Review of School Under Siege (2023)
Seen in 2023.
Interactions between Gothenburg police and activists from out of town, in 2001. The activists came to participate in seminars and protests surrounding a June 2001 European Council meeting. They were accommodated at Hvitfeldtska gymnasiet, a downtown high school. Rather than letting them attend, police barricaded the entire school when US President George W. Bush’s plane landed.
For an account closer to the events and broader in focus, see Terrorists: The Kids They Sentenced (2003). School Under Siege is just about the people at the school, and its first half is partly about the process of their anamnesis: Finding eye witnesses, analog photos and video tape in shoe boxes around Scandinavia, and then piecing together the sequence of events from primary sources. The second half shows more video from the events.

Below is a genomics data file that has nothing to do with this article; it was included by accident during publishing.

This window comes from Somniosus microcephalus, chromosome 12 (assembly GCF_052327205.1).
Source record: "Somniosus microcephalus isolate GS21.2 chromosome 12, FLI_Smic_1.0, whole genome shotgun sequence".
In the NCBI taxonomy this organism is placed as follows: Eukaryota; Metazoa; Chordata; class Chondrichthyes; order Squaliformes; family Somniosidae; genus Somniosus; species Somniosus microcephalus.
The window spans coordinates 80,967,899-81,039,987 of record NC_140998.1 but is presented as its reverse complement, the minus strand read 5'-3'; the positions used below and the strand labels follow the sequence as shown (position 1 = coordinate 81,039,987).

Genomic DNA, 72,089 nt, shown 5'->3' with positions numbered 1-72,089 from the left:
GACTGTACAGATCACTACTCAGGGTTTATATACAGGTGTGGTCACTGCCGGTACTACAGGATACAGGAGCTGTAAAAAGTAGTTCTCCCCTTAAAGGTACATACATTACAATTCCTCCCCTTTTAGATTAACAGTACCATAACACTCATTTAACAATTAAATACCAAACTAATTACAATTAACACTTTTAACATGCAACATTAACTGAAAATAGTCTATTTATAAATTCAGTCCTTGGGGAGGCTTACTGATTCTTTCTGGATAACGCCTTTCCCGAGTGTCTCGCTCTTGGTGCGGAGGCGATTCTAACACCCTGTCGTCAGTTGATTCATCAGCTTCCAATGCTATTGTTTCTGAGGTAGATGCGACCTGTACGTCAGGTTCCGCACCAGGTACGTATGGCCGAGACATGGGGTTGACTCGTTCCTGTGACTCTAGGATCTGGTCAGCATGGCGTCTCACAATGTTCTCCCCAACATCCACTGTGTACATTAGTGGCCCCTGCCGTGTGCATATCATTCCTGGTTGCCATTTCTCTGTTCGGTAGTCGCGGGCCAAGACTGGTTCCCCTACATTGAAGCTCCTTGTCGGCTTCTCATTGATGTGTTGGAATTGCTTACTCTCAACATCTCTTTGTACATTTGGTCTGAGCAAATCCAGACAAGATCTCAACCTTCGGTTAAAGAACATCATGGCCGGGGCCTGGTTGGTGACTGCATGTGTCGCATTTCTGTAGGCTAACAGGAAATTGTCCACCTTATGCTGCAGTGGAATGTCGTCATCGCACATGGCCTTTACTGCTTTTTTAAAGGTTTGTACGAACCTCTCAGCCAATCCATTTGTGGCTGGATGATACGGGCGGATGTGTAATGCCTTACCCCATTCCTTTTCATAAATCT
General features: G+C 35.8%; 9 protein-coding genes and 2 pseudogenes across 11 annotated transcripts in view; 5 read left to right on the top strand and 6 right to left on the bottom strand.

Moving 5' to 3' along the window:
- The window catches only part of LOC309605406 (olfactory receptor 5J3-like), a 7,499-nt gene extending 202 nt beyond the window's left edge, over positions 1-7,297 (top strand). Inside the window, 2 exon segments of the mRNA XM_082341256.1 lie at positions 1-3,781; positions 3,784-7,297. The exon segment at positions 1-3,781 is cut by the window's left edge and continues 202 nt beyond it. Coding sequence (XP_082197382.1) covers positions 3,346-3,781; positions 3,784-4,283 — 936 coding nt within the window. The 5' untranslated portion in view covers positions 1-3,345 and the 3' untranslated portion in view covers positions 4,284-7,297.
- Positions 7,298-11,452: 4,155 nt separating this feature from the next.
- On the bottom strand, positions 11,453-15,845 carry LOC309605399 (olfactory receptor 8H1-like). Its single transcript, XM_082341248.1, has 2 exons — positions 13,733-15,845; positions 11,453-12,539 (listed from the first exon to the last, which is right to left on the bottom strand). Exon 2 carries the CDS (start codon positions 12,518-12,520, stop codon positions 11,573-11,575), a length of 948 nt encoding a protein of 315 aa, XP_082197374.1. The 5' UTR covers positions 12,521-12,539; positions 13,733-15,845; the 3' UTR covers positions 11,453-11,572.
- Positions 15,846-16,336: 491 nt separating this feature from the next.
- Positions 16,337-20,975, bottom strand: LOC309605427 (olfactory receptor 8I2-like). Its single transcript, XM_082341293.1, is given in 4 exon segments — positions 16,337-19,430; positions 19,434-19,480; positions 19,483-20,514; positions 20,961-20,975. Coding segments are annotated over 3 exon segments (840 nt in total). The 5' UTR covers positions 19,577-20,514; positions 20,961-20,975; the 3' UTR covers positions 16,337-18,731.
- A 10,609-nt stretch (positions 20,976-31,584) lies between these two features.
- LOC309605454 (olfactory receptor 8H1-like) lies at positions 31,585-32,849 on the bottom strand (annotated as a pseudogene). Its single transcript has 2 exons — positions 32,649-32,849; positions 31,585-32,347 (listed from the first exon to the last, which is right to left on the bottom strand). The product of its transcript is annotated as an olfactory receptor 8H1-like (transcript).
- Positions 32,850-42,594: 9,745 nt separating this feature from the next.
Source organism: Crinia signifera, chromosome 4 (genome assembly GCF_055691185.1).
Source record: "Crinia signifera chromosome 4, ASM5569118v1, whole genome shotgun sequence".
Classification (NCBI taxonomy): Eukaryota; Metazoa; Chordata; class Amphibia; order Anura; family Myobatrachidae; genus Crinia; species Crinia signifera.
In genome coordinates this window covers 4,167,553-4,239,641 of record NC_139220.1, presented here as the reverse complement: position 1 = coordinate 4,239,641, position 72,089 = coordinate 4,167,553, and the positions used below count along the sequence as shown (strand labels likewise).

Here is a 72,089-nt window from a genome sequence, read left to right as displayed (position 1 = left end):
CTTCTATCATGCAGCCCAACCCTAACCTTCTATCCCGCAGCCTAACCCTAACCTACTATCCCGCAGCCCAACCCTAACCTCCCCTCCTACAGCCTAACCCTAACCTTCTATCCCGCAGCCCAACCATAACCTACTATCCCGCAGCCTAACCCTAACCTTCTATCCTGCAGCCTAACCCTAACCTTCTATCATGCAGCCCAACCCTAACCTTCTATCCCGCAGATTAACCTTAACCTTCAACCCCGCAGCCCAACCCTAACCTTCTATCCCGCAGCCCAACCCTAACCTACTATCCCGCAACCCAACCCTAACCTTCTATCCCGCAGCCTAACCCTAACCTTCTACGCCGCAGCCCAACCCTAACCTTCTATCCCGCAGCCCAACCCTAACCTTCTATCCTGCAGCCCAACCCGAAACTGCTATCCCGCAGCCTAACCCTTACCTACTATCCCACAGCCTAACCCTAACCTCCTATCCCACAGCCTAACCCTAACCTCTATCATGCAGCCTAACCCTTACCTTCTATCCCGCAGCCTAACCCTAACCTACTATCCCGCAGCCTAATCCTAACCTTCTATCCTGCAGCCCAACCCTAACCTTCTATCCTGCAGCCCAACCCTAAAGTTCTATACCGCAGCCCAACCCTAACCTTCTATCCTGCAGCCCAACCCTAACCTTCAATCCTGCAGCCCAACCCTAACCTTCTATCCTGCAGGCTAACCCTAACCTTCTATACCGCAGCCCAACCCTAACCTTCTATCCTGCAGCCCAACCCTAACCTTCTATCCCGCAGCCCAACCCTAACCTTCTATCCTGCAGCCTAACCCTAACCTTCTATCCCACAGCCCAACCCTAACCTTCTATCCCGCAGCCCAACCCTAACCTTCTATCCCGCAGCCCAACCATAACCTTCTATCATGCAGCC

As a side effect of the anamnetic motif, the narrative takes on a generational dimension. I was not in Gothenburg then, but I was 18 at the time, like many of the people in the school. Watching this film in 2023 makes me feel as I imagine that somebody would feel who was born in 1950, was 18 in 1968, and went to see a documentary about the protests of 1968 in 1989. School Under Siege knits a web of deep, generational meaning around events just before the September 11 attacks; a time that now seems distant and therefore ripe for mythology.
To the credit of the two brothers who made the film, it is consistently humble and fact-based. However, there is only a single mention of Seattle, the site of the 1999 WTO protests. There is no attempt here to trace the path from Seattle to the fear that led the police to renege on its promises and barricade Hvitfeldtska. No spokesperson for the police is interviewed. The film, in fact, does not explain the disaster at its centre. Another three minutes to put the events in context would have helped prevent mythopoesis.